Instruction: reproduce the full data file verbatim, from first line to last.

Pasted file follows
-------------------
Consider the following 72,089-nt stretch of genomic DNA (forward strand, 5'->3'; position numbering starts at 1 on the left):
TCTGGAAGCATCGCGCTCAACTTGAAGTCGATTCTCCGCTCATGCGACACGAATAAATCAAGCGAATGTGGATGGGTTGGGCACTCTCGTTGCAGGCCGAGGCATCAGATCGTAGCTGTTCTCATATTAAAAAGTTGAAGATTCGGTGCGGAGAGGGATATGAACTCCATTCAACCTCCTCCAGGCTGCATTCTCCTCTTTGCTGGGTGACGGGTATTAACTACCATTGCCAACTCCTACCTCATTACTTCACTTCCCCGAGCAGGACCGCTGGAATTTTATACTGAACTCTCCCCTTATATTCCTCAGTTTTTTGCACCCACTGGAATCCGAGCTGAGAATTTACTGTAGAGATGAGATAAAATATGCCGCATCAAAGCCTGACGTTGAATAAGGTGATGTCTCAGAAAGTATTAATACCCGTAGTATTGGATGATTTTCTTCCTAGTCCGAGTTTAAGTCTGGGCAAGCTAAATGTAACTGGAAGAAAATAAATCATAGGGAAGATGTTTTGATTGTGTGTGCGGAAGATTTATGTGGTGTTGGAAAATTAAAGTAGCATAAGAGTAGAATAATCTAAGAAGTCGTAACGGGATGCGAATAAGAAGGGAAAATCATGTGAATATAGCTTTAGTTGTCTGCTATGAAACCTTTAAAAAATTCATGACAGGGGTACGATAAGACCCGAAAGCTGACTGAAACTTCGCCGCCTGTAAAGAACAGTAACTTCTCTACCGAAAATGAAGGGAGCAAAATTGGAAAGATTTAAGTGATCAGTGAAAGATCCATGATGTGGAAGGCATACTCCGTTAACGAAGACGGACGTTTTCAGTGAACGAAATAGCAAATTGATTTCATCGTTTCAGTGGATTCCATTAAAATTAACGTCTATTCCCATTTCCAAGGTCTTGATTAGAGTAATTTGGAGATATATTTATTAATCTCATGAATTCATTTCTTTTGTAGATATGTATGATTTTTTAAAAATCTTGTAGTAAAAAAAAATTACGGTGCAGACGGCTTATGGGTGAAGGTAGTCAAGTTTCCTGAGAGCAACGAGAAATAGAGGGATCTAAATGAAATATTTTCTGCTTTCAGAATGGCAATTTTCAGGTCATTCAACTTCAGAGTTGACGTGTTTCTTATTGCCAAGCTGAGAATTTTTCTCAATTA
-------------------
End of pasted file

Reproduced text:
Consider the following 72,089-nt stretch of genomic DNA (forward strand, 5'->3'; position numbering starts at 1 on the left):
TCTGGAAGCATCGCGCTCAACTTGAAGTCGATTCTCCGCTCATGCGACACGAATAAATCAAGCGAATGTGGATGGGTTGGGCACTCTCGTTGCAGGCCGAGGCATCAGATCGTAGCTGTTCTCATATTAAAAAGTTGAAGATTCGGTGCGGAGAGGGATATGAACTCCATTCAACCTCCTCCAGGCTGCATTCTCCTCTTTGCTGGGTGACGGGTATTAACTACCATTGCCAACTCCTACCTCATTACTTCACTTCCCCGAGCAGGACCGCTGGAATTTTATACTGAACTCTCCCCTTATATTCCTCAGTTTTTTGCACCCACTGGAATCCGAGCTGAGAATTTACTGTAGAGATGAGATAAAATATGCCGCATCAAAGCCTGACGTTGAATAAGGTGATGTCTCAGAAAGTATTAATACCCGTAGTATTGGATGATTTTCTTCCTAGTCCGAGTTTAAGTCTGGGCAAGCTAAATGTAACTGGAAGAAAATAAATCATAGGGAAGATGTTTTGATTGTGTGTGCGGAAGATTTATGTGGTGTTGGAAAATTAAAGTAGCATAAGAGTAGAATAATCTAAGAAGTCGTAACGGGATGCGAATAAGAAGGGAAAATCATGTGAATATAGCTTTAGTTGTCTGCTATGAAACCTTTAAAAAATTCATGACAGGGGTACGATAAGACCCGAAAGCTGACTGAAACTTCGCCGCCTGTAAAGAACAGTAACTTCTCTACCGAAAATGAAGGGAGCAAAATTGGAAAGATTTAAGTGATCAGTGAAAGATCCATGATGTGGAAGGCATACTCCGTTAACGAAGACGGACGTTTTCAGTGAACGAAATAGCAAATTGATTTCATCGTTTCAGTGGATTCCATTAAAATTAACGTCTATTCCCATTTCCAAGGTCTTGATTAGAGTAATTTGGAGATATATTTATTAATCTCATGAATTCATTTCTTTTGTAGATATGTATGATTTTTTAAAAATCTTGTAGTAAAAAAAAATTACGGTGCAGACGGCTTATGGGTGAAGGTAGTCAAGTTTCCTGAGAGCAACGAGAAATAGAGGGATCTAAATGAAATATTTTCTGCTTTCAGAATGGCAATTTTCAGGTCATTCAACTTCAGAGTTGACGTGTTTCTTATTGCCAAGCTGAGAATTTTTCTCAATTA